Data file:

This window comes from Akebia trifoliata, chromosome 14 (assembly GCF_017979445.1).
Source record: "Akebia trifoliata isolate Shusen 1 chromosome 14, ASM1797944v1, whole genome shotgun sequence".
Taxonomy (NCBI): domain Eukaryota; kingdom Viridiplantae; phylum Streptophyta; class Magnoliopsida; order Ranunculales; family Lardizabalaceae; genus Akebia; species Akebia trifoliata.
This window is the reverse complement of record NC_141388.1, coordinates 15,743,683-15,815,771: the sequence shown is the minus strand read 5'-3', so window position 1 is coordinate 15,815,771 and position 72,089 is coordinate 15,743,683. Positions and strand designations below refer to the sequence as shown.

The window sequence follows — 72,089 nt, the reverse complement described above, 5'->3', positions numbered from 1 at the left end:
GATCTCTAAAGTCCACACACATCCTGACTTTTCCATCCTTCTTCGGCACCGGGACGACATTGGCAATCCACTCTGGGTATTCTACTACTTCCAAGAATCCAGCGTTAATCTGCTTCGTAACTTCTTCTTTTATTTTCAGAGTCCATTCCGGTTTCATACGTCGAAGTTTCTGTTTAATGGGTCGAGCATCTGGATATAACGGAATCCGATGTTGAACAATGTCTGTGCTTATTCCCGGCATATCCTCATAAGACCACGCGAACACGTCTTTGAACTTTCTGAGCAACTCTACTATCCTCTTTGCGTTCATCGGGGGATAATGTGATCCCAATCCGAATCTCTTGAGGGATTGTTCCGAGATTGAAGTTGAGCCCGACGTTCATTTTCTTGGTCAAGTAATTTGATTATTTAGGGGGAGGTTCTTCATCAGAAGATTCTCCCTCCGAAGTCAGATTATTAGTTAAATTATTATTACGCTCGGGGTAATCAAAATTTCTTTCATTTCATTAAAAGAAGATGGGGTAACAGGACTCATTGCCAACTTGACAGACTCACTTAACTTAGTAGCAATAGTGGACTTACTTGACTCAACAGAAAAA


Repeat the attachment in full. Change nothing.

This window comes from Akebia trifoliata, chromosome 14 (assembly GCF_017979445.1).
Source record: "Akebia trifoliata isolate Shusen 1 chromosome 14, ASM1797944v1, whole genome shotgun sequence".
Taxonomy (NCBI): domain Eukaryota; kingdom Viridiplantae; phylum Streptophyta; class Magnoliopsida; order Ranunculales; family Lardizabalaceae; genus Akebia; species Akebia trifoliata.
This window is the reverse complement of record NC_141388.1, coordinates 15,743,683-15,815,771: the sequence shown is the minus strand read 5'-3', so window position 1 is coordinate 15,815,771 and position 72,089 is coordinate 15,743,683. Positions and strand designations below refer to the sequence as shown.

The window sequence follows — 72,089 nt, the reverse complement described above, 5'->3', positions numbered from 1 at the left end:
GATCTCTAAAGTCCACACACATCCTGACTTTTCCATCCTTCTTCGGCACCGGGACGACATTGGCAATCCACTCTGGGTATTCTACTACTTCCAAGAATCCAGCGTTAATCTGCTTCGTAACTTCTTCTTTTATTTTCAGAGTCCATTCCGGTTTCATACGTCGAAGTTTCTGTTTAATGGGTCGAGCATCTGGATATAACGGAATCCGATGTTGAACAATGTCTGTGCTTATTCCCGGCATATCCTCATAAGACCACGCGAACACGTCTTTGAACTTTCTGAGCAACTCTACTATCCTCTTTGCGTTCATCGGGGGATAATGTGATCCCAATCCGAATCTCTTGAGGGATTGTTCCGAGATTGAAGTTGAGCCCGACGTTCATTTTCTTGGTCAAGTAATTTGATTATTTAGGGGGAGGTTCTTCATCAGAAGATTCTCCCTCCGAAGTCAGATTATTAGTTAAATTATTATTACGCTCGGGGTAATCAAAATTTCTTTCATTTCATTAAAAGAAGATGGGGTAACAGGACTCATTGCCAACTTGACAGACTCACTTAACTTAGTAGCAATAGTGGACTTACTTGACTCAACAGAAAAA